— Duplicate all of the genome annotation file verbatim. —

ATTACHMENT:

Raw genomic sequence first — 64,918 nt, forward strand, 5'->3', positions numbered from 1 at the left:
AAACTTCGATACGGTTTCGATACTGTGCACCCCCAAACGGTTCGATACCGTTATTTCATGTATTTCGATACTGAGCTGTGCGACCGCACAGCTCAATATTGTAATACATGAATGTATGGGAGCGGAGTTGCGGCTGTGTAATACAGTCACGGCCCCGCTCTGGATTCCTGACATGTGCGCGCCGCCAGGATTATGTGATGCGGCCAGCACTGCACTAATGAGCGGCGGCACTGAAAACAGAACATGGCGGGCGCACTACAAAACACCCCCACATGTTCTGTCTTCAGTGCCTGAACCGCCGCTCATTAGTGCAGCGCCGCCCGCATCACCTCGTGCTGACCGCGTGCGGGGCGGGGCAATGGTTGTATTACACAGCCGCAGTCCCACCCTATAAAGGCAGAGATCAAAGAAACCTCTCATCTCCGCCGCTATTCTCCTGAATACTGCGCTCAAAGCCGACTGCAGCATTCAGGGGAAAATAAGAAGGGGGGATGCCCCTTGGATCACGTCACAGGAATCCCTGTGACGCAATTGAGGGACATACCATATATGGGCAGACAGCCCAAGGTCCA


Raw genomic sequence first — 64,918 nt, forward strand, 5'->3', positions numbered from 1 at the left:
AAACTTCGATACGGTTTCGATACTGTGCACCCCCAAACGGTTCGATACCGTTATTTCATGTATTTCGATACTGAGCTGTGCGACCGCACAGCTCAATATTGTAATACATGAATGTATGGGAGCGGAGTTGCGGCTGTGTAATACAGTCACGGCCCCGCTCTGGATTCCTGACATGTGCGCGCCGCCAGGATTATGTGATGCGGCCAGCACTGCACTAATGAGCGGCGGCACTGAAAACAGAACATGGCGGGCGCACTACAAAACACCCCCACATGTTCTGTCTTCAGTGCCTGAACCGCCGCTCATTAGTGCAGCGCCGCCCGCATCACCTCGTGCTGACCGCGTGCGGGGCGGGGCAATGGTTGTATTACACAGCCGCAGTCCCACCCTATAAAGGCAGAGATCAAAGAAACCTCTCATCTCCGCCGCTATTCTCCTGAATACTGCGCTCAAAGCCGACTGCAGCATTCAGGGGAAAATAAGAAGGGGGGATGCCCCTTGGATCACGTCACAGGAATCCCTGTGACGCAATTGAGGGACATACCATATATGGGCAGACAGCCCAAGGTCCA